This paper adopts three approaches to classifying countries by level of constraint, in order to inform the choice of strategies for expanding access to health interventions in different contexts. We find substantial heterogeneity across the 84 low-income and (all) sub-Saharan African countries analysed. Poor sub-Saharan African countries are the most highly constrained; Asian countries, in general, less constrained; and the two Asian giants, China and India, consistently fall above the median. Former Soviet Union countries rank low in terms of governance, but high for health systems variables. Only 10 per cent of the total population of the countries included lives in countries with the greatest constraints. The potential applications of the analysis are discussed, as are the limitations of the cross-sectional, macro level approach.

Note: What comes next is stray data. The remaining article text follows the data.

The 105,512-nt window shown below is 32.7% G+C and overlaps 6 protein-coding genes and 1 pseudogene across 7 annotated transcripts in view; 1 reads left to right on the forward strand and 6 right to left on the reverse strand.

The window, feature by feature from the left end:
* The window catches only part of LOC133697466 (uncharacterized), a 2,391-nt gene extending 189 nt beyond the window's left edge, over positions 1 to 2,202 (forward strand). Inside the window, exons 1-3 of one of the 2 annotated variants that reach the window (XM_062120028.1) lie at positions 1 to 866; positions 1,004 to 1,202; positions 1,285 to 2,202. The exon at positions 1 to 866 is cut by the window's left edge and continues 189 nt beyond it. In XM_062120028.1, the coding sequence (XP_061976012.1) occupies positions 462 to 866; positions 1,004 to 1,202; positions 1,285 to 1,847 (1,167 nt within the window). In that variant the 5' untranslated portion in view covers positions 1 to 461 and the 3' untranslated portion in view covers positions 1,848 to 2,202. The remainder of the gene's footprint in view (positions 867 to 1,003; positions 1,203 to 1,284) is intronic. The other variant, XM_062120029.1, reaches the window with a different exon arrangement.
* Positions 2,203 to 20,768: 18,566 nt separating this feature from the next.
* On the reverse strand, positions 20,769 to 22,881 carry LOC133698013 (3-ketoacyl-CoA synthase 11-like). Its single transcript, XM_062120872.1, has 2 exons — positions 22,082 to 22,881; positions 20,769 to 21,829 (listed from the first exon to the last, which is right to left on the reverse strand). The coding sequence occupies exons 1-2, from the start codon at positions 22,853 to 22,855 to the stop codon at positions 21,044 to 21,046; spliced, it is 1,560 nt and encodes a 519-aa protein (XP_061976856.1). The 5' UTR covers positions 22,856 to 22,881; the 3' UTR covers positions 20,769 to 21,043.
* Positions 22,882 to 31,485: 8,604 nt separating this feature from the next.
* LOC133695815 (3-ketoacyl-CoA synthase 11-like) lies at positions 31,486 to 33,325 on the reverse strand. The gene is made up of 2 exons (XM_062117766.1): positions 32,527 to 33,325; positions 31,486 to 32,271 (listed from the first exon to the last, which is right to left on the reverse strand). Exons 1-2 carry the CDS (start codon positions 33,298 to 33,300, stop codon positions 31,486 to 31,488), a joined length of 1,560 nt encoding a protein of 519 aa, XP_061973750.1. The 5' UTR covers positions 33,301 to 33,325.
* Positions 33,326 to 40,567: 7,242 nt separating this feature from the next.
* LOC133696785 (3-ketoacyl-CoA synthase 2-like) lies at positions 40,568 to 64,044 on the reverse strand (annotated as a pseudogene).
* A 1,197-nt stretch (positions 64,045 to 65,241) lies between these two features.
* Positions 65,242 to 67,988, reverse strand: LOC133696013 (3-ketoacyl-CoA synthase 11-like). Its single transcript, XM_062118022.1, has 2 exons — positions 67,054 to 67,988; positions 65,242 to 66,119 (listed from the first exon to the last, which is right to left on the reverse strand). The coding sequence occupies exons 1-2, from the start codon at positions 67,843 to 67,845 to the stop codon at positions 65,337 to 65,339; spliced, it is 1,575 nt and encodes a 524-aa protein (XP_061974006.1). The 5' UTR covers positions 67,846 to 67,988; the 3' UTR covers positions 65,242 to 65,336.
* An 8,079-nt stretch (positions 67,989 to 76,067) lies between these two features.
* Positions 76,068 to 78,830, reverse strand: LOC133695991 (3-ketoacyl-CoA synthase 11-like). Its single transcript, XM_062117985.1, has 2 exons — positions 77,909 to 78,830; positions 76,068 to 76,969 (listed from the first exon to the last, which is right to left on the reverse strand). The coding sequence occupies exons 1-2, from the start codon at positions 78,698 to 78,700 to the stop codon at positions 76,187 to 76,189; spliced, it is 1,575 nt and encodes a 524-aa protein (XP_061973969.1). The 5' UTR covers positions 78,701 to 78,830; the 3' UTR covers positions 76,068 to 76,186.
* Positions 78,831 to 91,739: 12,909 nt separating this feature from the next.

Ranson, K.; Hanson, K.; Oliveira-Cruz, V.; Mills, A. Constraints to expanding access to interventions: an empirical analysis and country typology. Journal of International Development (2003) 15 (1) 15-39. [DOI: 10.1002/jid.964]
Constraints to expanding access to interventions: an empirical analysis and country typology
Published 12 September 2006